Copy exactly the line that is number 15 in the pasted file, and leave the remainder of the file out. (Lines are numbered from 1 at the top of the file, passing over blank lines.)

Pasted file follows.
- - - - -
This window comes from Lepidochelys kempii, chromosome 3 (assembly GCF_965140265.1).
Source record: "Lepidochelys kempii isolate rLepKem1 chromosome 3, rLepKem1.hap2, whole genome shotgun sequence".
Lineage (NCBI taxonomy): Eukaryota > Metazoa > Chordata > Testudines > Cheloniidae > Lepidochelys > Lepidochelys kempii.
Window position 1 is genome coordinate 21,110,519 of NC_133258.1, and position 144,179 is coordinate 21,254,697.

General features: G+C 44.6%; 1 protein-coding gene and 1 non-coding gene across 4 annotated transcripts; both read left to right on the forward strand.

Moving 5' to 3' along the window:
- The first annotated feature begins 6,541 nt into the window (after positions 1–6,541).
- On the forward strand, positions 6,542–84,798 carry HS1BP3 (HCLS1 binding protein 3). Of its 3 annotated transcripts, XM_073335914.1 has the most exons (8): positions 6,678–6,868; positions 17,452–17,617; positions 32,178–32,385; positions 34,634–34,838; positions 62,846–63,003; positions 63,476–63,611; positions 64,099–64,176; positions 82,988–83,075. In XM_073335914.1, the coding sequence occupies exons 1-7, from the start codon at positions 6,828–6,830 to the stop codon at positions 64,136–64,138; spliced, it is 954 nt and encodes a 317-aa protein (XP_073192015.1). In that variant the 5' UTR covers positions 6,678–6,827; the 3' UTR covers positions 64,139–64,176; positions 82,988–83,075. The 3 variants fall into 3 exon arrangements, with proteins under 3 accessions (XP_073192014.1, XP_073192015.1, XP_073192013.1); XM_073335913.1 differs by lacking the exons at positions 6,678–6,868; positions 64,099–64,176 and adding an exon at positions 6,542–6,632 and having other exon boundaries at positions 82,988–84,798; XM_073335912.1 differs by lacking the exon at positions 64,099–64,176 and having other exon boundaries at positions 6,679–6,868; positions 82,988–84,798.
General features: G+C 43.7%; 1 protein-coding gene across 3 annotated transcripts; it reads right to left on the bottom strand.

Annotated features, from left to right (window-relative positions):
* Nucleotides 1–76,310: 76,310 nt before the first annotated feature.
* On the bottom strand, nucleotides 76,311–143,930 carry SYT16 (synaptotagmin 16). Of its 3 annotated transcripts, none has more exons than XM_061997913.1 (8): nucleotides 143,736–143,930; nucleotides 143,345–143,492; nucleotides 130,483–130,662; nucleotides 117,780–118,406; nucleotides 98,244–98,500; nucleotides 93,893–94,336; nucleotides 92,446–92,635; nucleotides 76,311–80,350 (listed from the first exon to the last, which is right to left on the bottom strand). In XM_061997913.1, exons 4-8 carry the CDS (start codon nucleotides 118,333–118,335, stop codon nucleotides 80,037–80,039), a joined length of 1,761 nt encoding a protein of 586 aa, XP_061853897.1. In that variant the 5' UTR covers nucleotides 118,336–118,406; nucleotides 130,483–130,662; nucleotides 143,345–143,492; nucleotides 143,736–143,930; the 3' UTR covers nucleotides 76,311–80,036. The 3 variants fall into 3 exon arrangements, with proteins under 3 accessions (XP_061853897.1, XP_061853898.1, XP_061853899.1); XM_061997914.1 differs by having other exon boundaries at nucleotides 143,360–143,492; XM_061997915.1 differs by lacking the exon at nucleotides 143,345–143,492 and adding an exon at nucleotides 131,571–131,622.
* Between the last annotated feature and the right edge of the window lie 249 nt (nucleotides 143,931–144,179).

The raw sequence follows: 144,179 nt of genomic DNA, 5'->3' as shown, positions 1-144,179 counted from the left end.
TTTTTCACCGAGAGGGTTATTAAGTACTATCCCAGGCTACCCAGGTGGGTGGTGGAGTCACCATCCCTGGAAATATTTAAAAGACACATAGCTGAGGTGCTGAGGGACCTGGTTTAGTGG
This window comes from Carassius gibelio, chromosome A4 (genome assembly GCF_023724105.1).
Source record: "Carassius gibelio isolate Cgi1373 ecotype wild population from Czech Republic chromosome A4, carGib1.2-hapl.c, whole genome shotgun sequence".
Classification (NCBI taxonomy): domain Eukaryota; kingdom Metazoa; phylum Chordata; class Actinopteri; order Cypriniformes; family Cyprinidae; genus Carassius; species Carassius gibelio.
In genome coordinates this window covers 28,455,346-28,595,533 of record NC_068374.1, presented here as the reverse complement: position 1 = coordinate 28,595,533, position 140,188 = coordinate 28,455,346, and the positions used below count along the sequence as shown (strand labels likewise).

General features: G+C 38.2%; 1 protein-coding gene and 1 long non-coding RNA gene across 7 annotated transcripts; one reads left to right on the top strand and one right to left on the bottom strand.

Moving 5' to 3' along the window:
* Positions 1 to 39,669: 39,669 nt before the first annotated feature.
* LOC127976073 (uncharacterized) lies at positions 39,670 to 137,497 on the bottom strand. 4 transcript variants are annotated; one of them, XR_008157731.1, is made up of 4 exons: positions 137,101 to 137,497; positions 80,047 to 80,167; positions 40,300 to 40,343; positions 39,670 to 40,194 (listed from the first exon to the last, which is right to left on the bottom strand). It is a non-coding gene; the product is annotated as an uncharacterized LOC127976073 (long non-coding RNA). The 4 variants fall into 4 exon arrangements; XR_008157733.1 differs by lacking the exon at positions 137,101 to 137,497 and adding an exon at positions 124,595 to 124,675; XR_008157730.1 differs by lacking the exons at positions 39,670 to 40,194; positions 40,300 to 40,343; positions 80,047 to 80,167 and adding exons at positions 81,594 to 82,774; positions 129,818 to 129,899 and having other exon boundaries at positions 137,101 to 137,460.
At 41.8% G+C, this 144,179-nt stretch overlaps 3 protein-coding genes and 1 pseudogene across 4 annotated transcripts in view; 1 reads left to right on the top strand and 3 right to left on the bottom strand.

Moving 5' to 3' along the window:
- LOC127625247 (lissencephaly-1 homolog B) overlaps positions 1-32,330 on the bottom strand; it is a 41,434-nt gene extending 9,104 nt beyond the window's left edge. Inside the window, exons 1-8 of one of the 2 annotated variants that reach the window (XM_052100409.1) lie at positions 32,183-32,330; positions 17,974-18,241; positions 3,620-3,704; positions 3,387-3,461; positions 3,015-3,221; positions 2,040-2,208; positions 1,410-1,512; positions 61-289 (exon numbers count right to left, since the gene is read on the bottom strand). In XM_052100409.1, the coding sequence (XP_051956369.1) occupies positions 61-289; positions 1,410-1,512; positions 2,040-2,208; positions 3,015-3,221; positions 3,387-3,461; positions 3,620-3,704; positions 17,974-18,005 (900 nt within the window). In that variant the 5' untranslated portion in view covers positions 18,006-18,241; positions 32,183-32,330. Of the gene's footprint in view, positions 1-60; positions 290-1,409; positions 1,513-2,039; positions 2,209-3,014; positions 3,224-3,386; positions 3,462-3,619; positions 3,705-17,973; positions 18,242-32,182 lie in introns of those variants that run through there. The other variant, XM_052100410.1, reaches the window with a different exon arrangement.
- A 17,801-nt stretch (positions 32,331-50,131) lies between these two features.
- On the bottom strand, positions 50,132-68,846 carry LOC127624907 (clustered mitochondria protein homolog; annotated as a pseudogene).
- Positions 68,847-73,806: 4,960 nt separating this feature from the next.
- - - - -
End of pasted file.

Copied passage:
TTTTTCACCGAGAGGGTTATTAAGTACTATCCCAGGCTACCCAGGTGGGTGGTGGAGTCACCATCCCTGGAAATATTTAAAAGACACATAGCTGAGGTGCTGAGGGACCTGGTTTAGTGG